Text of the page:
Packing Functions of Surfaces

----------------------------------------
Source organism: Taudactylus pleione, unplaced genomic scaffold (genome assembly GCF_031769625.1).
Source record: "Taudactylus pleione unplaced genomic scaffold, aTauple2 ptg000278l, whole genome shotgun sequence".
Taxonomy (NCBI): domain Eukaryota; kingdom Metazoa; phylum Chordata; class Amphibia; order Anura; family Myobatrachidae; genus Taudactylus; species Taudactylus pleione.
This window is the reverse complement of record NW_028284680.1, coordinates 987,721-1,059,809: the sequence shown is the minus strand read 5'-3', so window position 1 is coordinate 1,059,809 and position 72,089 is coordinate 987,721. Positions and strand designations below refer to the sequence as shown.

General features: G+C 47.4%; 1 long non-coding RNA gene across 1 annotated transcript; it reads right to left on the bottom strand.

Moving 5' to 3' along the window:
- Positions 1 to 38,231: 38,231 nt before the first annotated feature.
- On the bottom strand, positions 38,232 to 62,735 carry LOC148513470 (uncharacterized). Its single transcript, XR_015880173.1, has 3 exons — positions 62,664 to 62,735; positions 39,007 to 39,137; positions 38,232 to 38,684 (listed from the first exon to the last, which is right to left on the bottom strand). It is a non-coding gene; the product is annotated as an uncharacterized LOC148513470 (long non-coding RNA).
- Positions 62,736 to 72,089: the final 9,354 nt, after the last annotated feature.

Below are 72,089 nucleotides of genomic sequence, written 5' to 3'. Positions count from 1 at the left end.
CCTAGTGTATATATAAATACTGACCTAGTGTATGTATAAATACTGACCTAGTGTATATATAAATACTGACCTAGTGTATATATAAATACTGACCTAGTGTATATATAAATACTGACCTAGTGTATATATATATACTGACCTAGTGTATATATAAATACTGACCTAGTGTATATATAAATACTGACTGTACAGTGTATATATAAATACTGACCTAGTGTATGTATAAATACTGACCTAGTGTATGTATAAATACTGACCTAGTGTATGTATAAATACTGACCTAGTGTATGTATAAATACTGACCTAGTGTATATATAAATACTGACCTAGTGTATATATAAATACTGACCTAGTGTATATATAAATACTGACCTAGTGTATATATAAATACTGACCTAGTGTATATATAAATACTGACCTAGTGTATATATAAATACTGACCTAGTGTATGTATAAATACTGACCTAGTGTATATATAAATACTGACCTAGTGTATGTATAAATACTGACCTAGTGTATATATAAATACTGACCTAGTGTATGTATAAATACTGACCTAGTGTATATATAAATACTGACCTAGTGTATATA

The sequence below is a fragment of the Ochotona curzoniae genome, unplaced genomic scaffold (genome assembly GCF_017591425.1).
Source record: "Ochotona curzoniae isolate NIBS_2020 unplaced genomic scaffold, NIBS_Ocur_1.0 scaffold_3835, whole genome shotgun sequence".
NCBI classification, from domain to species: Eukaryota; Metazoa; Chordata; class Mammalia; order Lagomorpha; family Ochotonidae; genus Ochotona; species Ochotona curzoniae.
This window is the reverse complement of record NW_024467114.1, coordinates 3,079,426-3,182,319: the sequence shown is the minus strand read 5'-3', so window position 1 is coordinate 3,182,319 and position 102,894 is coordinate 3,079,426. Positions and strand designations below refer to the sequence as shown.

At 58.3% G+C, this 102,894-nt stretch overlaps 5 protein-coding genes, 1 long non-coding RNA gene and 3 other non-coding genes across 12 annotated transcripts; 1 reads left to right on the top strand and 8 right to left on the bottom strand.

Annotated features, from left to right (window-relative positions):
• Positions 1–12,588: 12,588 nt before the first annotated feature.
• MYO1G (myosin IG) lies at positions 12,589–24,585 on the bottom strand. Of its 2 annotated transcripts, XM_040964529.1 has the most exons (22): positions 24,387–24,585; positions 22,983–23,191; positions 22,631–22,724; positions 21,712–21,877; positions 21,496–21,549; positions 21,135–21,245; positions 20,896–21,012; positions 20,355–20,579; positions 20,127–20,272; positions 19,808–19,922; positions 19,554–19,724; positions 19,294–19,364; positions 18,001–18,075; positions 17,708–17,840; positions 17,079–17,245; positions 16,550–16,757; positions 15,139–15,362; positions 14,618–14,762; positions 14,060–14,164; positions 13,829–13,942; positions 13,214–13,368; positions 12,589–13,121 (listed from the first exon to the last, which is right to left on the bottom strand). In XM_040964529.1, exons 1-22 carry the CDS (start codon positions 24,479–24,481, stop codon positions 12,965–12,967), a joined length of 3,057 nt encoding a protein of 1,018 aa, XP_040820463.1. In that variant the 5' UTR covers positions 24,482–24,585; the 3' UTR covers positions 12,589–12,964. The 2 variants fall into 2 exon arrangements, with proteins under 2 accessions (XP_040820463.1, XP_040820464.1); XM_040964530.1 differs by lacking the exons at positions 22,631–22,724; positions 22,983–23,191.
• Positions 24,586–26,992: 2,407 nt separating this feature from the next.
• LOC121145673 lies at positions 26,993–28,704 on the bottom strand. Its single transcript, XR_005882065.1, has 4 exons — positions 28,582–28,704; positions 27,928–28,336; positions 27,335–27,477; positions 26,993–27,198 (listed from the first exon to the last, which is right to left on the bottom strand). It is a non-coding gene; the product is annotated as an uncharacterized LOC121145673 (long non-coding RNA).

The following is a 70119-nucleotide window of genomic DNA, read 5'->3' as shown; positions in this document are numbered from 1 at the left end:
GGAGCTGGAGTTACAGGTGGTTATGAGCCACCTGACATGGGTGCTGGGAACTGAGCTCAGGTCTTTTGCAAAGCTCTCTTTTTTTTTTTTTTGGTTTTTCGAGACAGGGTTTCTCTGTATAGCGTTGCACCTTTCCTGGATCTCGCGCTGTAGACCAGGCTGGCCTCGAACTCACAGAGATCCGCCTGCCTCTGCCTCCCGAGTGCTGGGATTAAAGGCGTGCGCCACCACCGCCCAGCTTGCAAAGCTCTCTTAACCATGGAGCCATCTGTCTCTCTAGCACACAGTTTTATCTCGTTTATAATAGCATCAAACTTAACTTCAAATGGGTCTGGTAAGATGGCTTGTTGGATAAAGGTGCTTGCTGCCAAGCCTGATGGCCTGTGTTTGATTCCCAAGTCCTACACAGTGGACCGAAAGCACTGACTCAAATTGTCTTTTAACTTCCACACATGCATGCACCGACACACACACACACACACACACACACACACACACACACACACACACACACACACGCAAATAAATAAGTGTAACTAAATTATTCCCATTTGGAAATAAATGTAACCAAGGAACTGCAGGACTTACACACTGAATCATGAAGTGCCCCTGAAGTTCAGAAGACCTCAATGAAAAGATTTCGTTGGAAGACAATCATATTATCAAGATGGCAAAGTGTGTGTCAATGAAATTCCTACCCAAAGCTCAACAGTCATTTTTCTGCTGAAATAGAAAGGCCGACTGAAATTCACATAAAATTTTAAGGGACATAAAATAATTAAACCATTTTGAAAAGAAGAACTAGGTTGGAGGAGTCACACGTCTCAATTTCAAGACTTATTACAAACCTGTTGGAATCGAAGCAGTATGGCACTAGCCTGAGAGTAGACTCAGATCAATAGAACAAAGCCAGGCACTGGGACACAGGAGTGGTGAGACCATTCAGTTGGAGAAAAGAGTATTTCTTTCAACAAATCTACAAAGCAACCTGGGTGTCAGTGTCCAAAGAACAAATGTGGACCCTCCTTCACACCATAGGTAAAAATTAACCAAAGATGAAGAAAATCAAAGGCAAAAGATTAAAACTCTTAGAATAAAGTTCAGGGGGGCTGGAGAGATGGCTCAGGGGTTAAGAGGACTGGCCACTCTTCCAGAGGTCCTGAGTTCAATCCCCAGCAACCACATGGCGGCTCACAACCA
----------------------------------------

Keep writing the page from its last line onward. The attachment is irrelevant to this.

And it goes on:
In our devices, components surround a central silicon chip. Close configurations can provide power, remove heat and connect processors to other components. Packaging, consisting of three layers, supports the device. In the standard process for an Intel Pentium chip for example, droplets of solder pass current from the chip to the package. The grid of droplets or bumps connects to a network of copper wires in the top layer. These route to copper links that pass vertically through a plastic middle layer or core. On the bottom of the package core, the copper connections network through a third packaging layer to attach to larger pins that stick out from the packaging to connect to circuits on a mother board that link the processor to other components. This 'macro' design handles the forty-two million transistors on a Pentium 4 chip, but in biological packaging, elements having separate functions, such as nerves and capillaries, are much more closely associated at many different levels simultaneously.

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